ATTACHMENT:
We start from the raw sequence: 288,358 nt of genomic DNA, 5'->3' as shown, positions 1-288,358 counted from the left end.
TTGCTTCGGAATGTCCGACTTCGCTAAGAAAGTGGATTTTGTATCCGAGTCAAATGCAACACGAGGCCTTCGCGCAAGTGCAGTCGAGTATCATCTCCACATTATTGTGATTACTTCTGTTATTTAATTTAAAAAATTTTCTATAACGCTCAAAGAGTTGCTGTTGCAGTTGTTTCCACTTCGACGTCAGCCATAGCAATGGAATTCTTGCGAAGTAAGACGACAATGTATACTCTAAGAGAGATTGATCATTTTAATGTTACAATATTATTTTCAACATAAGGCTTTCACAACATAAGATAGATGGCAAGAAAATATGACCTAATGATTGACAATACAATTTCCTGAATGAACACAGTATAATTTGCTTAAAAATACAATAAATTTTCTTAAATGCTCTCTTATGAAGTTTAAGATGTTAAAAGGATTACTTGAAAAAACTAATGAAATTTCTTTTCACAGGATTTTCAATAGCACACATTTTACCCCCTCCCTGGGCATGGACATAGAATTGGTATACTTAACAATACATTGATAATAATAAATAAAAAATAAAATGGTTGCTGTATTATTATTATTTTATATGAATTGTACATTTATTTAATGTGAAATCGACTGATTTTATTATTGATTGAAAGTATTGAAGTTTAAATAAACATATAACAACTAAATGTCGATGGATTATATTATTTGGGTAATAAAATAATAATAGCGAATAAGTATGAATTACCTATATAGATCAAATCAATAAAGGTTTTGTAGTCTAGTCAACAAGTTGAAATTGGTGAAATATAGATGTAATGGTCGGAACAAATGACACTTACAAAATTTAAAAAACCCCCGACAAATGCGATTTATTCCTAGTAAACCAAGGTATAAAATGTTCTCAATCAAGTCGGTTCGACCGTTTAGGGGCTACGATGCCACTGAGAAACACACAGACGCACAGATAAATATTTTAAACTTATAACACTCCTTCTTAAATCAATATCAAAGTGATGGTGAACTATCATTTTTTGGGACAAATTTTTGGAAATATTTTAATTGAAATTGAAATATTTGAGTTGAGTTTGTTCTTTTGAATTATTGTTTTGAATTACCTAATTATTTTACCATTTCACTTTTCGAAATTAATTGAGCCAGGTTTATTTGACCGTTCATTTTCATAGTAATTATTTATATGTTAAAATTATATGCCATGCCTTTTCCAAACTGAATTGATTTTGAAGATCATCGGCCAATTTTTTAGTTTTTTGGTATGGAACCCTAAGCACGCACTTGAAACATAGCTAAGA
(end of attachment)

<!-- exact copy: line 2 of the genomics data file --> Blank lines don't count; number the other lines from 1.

TTGCTTCGGAATGTCCGACTTCGCTAAGAAAGTGGATTTTGTATCCGAGTCAAATGCAACACGAGGCCTTCGCGCAAGTGCAGTCGAGTATCATCTCCACATTATTGTGATTACTTCTGTTATTTAATTTAAAAAATTTTCTATAACGCTCAAAGAGTTGCTGTTGCAGTTGTTTCCACTTCGACGTCAGCCATAGCAATGGAATTCTTGCGAAGTAAGACGACAATGTATACTCTAAGAGAGATTGATCATTTTAATGTTACAATATTATTTTCAACATAAGGCTTTCACAACATAAGATAGATGGCAAGAAAATATGACCTAATGATTGACAATACAATTTCCTGAATGAACACAGTATAATTTGCTTAAAAATACAATAAATTTTCTTAAATGCTCTCTTATGAAGTTTAAGATGTTAAAAGGATTACTTGAAAAAACTAATGAAATTTCTTTTCACAGGATTTTCAATAGCACACATTTTACCCCCTCCCTGGGCATGGACATAGAATTGGTATACTTAACAATACATTGATAATAATAAATAAAAAATAAAATGGTTGCTGTATTATTATTATTTTATATGAATTGTACATTTATTTAATGTGAAATCGACTGATTTTATTATTGATTGAAAGTATTGAAGTTTAAATAAACATATAACAACTAAATGTCGATGGATTATATTATTTGGGTAATAAAATAATAATAGCGAATAAGTATGAATTACCTATATAGATCAAATCAATAAAGGTTTTGTAGTCTAGTCAACAAGTTGAAATTGGTGAAATATAGATGTAATGGTCGGAACAAATGACACTTACAAAATTTAAAAAACCCCCGACAAATGCGATTTATTCCTAGTAAACCAAGGTATAAAATGTTCTCAATCAAGTCGGTTCGACCGTTTAGGGGCTACGATGCCACTGAGAAACACACAGACGCACAGATAAATATTTTAAACTTATAACACTCCTTCTTAAATCAATATCAAAGTGATGGTGAACTATCATTTTTTGGGACAAATTTTTGGAAATATTTTAATTGAAATTGAAATATTTGAGTTGAGTTTGTTCTTTTGAATTATTGTTTTGAATTACCTAATTATTTTACCATTTCACTTTTCGAAATTAATTGAGCCAGGTTTATTTGACCGTTCATTTTCATAGTAATTATTTATATGTTAAAATTATATGCCATGCCTTTTCCAAACTGAATTGATTTTGAAGATCATCGGCCAATTTTTTAGTTTTTTGGTATGGAACCCTAAGCACGCACTTGAAACATAGCTAAGA